Written by Gene Caballero on December 20, 2017
Following this lawn care guide will get you results that will have your neighbors wondering just how you did it. After using this guide you may need to consider getting a fence installed to keep the would be golfers from practicing their putts in your yard.
In your quest for that lawn of legends you may be tempted to cut your grass very low. This however would be your first mistake to avoid. Yes, those golf courses do have lovely short grass, but it didn't get that way over night. Longer grass allows the soil to remain cooler, and acts as a living mulch by trapping in moisture, this leads to greener grass and stronger roots. Cutting too much grass at once can cause it to burn and turn brown, and no one wants that.
Before cutting anything be sure you are using a sharp blade! Dull blades will not only tear the grass but could also allow pathogens to enter the grass and could lead to disease. Be sure to check your blades at least once a year, and sharpen or replace as needed.
With time and use the soil in your yard will become compacted, this process is speed up be heavy use. Compacted soil leads to poor water retention, and shallow roots. The required nutrients, air, and water can not penetrate the soil deep enough to allow for fully developed roots. Aeration should be done at least once a year.
Aerate the ground using either a hollow or solid tined aerator. Hollow tined aerators leave shallower holes, but also remove a core of soil, this type of aeration works best in heavily compacted soils. If your yard only has low levels of compaction you may find a solid tined aerator to be sufficient.
Scarifying, also known as dethatching, isn't all that scary. It is the process of removing thatch or the dead debris such as leaves, old grass etc., which can build up in your yard. Scarifying should be done in spring and fall.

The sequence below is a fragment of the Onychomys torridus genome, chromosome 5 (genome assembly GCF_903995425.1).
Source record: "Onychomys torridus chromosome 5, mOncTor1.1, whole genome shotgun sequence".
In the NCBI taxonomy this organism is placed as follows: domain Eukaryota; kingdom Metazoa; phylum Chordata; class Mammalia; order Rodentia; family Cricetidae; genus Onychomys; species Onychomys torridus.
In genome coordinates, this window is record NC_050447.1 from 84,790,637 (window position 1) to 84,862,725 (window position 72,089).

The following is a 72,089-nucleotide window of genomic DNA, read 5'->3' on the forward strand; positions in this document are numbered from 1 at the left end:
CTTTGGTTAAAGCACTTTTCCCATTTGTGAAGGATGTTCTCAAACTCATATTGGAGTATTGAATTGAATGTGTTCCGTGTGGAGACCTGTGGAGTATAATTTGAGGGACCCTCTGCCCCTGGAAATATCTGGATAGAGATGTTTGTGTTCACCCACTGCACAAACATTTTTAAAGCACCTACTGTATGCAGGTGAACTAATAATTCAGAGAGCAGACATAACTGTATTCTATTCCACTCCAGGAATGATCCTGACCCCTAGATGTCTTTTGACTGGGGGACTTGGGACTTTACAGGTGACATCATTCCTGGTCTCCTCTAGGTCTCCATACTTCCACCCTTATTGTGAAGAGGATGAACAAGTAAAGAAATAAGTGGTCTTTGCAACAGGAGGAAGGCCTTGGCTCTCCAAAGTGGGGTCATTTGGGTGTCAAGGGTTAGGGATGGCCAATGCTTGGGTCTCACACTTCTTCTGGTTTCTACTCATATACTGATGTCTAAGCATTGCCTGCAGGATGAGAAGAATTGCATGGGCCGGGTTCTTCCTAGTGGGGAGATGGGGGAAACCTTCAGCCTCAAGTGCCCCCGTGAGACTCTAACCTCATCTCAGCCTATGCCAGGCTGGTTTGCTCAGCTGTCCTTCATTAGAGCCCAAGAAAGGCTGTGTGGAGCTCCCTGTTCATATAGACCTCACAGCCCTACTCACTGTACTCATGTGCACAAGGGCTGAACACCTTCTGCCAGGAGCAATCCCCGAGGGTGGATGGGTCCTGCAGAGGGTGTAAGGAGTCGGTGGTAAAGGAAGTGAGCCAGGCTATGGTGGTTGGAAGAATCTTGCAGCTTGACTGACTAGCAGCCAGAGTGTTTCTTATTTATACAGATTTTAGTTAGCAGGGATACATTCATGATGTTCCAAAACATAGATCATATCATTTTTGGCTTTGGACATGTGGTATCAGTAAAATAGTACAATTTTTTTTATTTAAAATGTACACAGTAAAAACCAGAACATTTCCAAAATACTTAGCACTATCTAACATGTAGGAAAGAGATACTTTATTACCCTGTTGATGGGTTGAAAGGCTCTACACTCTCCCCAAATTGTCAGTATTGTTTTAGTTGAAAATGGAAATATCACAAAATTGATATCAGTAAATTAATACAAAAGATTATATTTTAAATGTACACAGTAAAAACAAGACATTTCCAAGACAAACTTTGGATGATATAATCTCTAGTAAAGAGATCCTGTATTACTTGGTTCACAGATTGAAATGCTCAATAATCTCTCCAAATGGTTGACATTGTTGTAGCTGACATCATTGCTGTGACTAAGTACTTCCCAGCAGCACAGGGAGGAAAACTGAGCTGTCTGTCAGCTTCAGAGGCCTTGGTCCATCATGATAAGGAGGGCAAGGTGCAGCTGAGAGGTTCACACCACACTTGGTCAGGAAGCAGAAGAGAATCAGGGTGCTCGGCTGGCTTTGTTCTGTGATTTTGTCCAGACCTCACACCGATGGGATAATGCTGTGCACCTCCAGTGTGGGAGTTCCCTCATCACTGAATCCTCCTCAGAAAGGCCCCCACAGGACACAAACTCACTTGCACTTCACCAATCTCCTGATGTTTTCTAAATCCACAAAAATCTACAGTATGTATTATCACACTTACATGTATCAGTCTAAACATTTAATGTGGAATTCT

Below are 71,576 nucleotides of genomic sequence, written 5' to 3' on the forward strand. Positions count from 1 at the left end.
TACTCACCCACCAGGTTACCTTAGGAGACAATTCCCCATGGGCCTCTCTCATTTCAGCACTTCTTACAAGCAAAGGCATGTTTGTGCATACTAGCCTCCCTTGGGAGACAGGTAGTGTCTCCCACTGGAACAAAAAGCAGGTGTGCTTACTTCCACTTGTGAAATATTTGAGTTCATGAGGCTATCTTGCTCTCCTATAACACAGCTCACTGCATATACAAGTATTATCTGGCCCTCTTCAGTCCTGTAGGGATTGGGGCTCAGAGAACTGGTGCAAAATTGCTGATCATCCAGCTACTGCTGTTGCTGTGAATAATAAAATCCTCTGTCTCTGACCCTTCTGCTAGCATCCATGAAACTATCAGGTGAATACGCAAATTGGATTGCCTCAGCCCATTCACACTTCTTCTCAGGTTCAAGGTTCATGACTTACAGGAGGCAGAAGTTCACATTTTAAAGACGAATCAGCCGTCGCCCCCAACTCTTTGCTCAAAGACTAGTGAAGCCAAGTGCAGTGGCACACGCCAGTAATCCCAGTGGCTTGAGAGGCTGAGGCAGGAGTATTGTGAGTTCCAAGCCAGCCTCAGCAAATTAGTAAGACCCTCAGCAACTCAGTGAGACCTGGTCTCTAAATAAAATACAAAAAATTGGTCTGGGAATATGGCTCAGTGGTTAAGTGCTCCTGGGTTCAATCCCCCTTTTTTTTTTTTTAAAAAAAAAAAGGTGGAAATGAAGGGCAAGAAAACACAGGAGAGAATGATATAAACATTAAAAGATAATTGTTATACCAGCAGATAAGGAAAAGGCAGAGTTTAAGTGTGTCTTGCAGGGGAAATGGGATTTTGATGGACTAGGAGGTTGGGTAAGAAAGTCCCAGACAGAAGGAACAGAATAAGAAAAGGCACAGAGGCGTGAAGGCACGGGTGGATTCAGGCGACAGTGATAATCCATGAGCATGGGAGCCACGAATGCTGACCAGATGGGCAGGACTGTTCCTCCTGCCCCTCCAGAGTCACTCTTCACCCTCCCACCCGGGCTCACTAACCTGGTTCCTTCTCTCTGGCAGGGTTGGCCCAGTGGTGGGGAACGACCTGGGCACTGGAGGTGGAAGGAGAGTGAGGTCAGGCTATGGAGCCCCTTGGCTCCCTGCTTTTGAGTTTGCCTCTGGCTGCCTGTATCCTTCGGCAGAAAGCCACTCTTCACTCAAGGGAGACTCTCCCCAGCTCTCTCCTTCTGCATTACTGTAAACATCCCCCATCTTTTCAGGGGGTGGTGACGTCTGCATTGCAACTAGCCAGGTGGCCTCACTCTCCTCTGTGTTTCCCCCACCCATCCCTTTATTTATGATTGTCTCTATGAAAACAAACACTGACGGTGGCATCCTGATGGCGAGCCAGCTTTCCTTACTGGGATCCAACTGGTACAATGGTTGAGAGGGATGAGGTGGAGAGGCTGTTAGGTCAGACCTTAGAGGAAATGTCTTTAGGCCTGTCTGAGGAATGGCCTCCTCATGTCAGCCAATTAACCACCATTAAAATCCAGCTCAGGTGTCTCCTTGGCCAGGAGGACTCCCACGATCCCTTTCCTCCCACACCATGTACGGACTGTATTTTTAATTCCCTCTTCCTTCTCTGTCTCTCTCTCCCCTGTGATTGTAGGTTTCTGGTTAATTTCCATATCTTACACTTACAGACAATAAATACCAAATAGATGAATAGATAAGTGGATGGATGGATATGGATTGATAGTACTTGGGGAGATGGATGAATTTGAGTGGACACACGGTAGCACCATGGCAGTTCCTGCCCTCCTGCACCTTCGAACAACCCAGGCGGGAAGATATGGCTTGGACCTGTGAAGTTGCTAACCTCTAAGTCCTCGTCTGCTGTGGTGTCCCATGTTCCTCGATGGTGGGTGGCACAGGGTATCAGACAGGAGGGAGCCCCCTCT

In spring you will only need to do some light dethatching, in most cases a light rake works just fine. In the fall you will want to do a heavier dethatching using either a thatching rake or motorized dethatcher.
Don't get too crazy about it however, a little thatch is ok and can even be good for your yard.
Thirsty lawns can look dull, lacking in color and often grow poorly. In sandy, or well drained soil water your lawn with about one inch of water, in clay or compacted soils you should only water about ½ an inch.
The best time to water is early morning. Watering at night can cause mold and other diseases, and watering in the middle of the day may lead to burning the grass. Avoid frequent shallow watering which can lead to shallow roots, instead do a thorough watering 2-3 times a week.
And never cut your grass when its wet, this is another common mistake that can not only lead to unevenly cut grass, but can lead to diseases as well.
Depending on your yard you will want to spread a compost and top soil mixture. Evenly spread the mixture across your yard, making sure the ground is level. Roll out that turf, and be sure to maintain it properly. Avoid walking on your new turf for at least a month, til' it can establish a healthy root network.
Need some help selecting the right turf? Check out our Handy Turf Variety Guide
Be sure to spread the fertilizer evenly, using a seed spreader can help.
Weeds have spent millions of years evolving, seemingly for the sole purpose of destroying your lawn and garden. Once they have crept in they are difficult to get rid of. Luckily you have come prepared, with your future technologies these weeds don't stand a chance. Keeping your lawn cut on a regular basis will keep many weeds at bay, but for those more stubborn ones you will need to either use weedkiller or your favorite weeding tool. When using weeding tools be sure to get the roots, or the weeds will be the ones saying “I'll be back”.
So you have followed all of the tips in the ultimate lawn care guide, and there is still a patch in the corner of your yard?
Sounds like you need to get some grass seed. Follow the directions on the packaging, and spread them evenly. Once you have spread the seeds in your problem spots, cover them with either some netting, or shredded straw to prevent the birds from stealing your glory.
Be sure to get a perennial seed mixture, or you will be seeding again next year.
For more information on caring for you lawn, check out out Top 10 Landscaping How To Videos
Graphics Compliments of Creative Commons.
Get the latest posts in your email
Written by Gene Caballero on June 06, 2018
Written by Gene Caballero on March 20, 2018
Written by Gene Caballero on February 28, 2018